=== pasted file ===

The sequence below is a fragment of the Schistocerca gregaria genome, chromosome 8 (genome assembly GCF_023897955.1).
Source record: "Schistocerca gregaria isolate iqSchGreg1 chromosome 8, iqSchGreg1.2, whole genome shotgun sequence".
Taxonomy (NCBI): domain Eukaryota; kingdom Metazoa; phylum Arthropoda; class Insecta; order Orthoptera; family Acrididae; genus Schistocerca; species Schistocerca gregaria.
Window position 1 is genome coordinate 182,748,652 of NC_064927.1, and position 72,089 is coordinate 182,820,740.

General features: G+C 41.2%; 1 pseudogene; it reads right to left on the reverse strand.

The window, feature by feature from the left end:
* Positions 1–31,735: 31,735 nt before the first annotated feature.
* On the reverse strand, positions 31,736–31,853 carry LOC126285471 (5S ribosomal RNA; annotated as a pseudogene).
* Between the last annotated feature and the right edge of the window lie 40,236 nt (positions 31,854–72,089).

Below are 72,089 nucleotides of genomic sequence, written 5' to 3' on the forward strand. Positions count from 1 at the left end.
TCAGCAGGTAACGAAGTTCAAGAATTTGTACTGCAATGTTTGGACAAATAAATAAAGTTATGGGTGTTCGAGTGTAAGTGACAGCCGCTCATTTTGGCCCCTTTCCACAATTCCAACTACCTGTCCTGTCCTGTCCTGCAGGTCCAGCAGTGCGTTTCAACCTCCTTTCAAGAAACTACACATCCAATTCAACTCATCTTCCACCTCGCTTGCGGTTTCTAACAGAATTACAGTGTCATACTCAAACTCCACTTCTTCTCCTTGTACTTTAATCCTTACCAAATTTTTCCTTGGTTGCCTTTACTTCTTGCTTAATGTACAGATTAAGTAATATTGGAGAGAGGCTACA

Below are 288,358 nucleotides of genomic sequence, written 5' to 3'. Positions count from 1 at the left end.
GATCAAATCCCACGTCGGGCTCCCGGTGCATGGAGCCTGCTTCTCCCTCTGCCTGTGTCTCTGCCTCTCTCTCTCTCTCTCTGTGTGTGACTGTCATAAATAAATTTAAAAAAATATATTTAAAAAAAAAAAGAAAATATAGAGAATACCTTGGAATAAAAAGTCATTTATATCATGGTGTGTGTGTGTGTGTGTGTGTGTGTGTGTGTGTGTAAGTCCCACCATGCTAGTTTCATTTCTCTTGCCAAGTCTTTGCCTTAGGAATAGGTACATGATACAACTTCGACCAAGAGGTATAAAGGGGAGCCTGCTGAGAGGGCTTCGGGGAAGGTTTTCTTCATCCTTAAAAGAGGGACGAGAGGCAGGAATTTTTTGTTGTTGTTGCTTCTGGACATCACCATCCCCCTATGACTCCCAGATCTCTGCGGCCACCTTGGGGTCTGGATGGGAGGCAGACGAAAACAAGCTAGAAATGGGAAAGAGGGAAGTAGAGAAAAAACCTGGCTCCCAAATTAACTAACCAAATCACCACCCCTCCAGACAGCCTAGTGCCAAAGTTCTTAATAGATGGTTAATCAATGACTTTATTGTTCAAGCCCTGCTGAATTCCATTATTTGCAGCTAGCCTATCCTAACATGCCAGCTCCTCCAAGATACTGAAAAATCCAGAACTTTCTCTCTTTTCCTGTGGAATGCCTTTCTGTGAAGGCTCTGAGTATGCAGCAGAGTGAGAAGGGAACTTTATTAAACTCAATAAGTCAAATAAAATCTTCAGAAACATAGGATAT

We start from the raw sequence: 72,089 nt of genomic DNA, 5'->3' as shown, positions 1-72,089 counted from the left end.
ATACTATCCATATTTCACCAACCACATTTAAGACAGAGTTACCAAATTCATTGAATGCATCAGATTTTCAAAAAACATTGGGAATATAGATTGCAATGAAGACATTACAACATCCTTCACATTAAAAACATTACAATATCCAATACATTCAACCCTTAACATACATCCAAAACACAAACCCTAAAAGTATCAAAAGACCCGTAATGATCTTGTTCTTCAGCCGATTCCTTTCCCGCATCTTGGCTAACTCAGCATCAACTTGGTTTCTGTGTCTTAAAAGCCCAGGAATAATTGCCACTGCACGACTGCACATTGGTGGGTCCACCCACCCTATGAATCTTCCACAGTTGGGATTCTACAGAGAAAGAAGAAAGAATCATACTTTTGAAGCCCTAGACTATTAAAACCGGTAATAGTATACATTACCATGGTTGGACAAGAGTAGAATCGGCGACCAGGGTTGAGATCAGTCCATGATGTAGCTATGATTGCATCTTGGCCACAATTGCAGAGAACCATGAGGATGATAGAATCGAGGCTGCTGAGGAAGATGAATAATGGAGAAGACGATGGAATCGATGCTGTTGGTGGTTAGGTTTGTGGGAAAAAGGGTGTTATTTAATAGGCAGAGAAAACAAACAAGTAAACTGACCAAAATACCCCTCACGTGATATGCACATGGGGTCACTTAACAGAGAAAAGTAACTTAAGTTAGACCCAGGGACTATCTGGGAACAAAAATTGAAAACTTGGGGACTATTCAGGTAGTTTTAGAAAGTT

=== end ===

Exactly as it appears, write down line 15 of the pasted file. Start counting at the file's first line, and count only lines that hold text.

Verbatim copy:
ATACTATCCATATTTCACCAACCACATTTAAGACAGAGTTACCAAATTCATTGAATGCATCAGATTTTCAAAAAACATTGGGAATATAGATTGCAATGAAGACATTACAACATCCTTCACATTAAAAACATTACAATATCCAATACATTCAACCCTTAACATACATCCAAAACACAAACCCTAAAAGTATCAAAAGACCCGTAATGATCTTGTTCTTCAGCCGATTCCTTTCCCGCATCTTGGCTAACTCAGCATCAACTTGGTTTCTGTGTCTTAAAAGCCCAGGAATAATTGCCACTGCACGACTGCACATTGGTGGGTCCACCCACCCTATGAATCTTCCACAGTTGGGATTCTACAGAGAAAGAAGAAAGAATCATACTTTTGAAGCCCTAGACTATTAAAACCGGTAATAGTATACATTACCATGGTTGGACAAGAGTAGAATCGGCGACCAGGGTTGAGATCAGTCCATGATGTAGCTATGATTGCATCTTGGCCACAATTGCAGAGAACCATGAGGATGATAGAATCGAGGCTGCTGAGGAAGATGAATAATGGAGAAGACGATGGAATCGATGCTGTTGGTGGTTAGGTTTGTGGGAAAAAGGGTGTTATTTAATAGGCAGAGAAAACAAACAAGTAAACTGACCAAAATACCCCTCACGTGATATGCACATGGGGTCACTTAACAGAGAAAAGTAACTTAAGTTAGACCCAGGGACTATCTGGGAACAAAAATTGAAAACTTGGGGACTATTCAGGTAGTTTTAGAAAGTT